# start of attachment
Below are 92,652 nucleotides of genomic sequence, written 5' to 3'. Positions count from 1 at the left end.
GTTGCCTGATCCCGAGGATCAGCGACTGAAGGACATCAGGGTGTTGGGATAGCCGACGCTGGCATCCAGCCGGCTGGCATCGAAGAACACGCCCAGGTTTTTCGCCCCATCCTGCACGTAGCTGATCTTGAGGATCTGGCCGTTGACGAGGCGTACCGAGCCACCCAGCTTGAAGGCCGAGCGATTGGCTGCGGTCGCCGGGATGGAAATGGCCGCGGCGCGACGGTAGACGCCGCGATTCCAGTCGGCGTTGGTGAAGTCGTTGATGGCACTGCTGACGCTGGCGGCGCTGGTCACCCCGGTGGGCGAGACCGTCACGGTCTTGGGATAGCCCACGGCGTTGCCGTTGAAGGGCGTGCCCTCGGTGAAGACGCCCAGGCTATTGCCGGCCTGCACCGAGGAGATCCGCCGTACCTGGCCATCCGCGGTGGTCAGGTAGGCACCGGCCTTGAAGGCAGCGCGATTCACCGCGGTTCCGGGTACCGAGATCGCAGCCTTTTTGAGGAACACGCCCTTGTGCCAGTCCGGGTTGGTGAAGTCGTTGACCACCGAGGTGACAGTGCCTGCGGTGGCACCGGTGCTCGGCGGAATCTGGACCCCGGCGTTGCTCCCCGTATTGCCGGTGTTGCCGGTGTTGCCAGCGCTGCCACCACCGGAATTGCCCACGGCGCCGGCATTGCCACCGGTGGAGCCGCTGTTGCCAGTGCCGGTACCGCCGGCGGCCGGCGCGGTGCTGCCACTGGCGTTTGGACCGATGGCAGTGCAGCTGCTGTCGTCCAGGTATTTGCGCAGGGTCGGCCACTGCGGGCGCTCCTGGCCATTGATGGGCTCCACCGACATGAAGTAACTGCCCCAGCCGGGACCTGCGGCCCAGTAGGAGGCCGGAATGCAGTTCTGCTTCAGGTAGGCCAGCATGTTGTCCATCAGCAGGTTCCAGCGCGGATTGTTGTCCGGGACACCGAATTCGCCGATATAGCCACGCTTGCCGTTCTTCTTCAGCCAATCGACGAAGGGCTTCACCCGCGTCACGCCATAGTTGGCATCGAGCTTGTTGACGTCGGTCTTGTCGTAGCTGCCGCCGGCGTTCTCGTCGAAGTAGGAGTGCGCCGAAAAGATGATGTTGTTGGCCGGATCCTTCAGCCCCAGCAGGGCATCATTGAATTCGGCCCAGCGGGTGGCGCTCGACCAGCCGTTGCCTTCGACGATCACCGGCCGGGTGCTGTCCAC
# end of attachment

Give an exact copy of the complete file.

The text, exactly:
Below are 92,652 nucleotides of genomic sequence, written 5' to 3'. Positions count from 1 at the left end.
GTTGCCTGATCCCGAGGATCAGCGACTGAAGGACATCAGGGTGTTGGGATAGCCGACGCTGGCATCCAGCCGGCTGGCATCGAAGAACACGCCCAGGTTTTTCGCCCCATCCTGCACGTAGCTGATCTTGAGGATCTGGCCGTTGACGAGGCGTACCGAGCCACCCAGCTTGAAGGCCGAGCGATTGGCTGCGGTCGCCGGGATGGAAATGGCCGCGGCGCGACGGTAGACGCCGCGATTCCAGTCGGCGTTGGTGAAGTCGTTGATGGCACTGCTGACGCTGGCGGCGCTGGTCACCCCGGTGGGCGAGACCGTCACGGTCTTGGGATAGCCCACGGCGTTGCCGTTGAAGGGCGTGCCCTCGGTGAAGACGCCCAGGCTATTGCCGGCCTGCACCGAGGAGATCCGCCGTACCTGGCCATCCGCGGTGGTCAGGTAGGCACCGGCCTTGAAGGCAGCGCGATTCACCGCGGTTCCGGGTACCGAGATCGCAGCCTTTTTGAGGAACACGCCCTTGTGCCAGTCCGGGTTGGTGAAGTCGTTGACCACCGAGGTGACAGTGCCTGCGGTGGCACCGGTGCTCGGCGGAATCTGGACCCCGGCGTTGCTCCCCGTATTGCCGGTGTTGCCGGTGTTGCCAGCGCTGCCACCACCGGAATTGCCCACGGCGCCGGCATTGCCACCGGTGGAGCCGCTGTTGCCAGTGCCGGTACCGCCGGCGGCCGGCGCGGTGCTGCCACTGGCGTTTGGACCGATGGCAGTGCAGCTGCTGTCGTCCAGGTATTTGCGCAGGGTCGGCCACTGCGGGCGCTCCTGGCCATTGATGGGCTCCACCGACATGAAGTAACTGCCCCAGCCGGGACCTGCGGCCCAGTAGGAGGCCGGAATGCAGTTCTGCTTCAGGTAGGCCAGCATGTTGTCCATCAGCAGGTTCCAGCGCGGATTGTTGTCCGGGACACCGAATTCGCCGATATAGCCACGCTTGCCGTTCTTCTTCAGCCAATCGACGAAGGGCTTCACCCGCGTCACGCCATAGTTGGCATCGAGCTTGTTGACGTCGGTCTTGTCGTAGCTGCCGCCGGCGTTCTCGTCGAAGTAGGAGTGCGCCGAAAAGATGATGTTGTTGGCCGGATCCTTCAGCCCCAGCAGGGCATCATTGAATTCGGCCCAGCGGGTGGCGCTCGACCAGCCGTTGCCTTCGACGATCACCGGCCGGGTGCTGTCCAC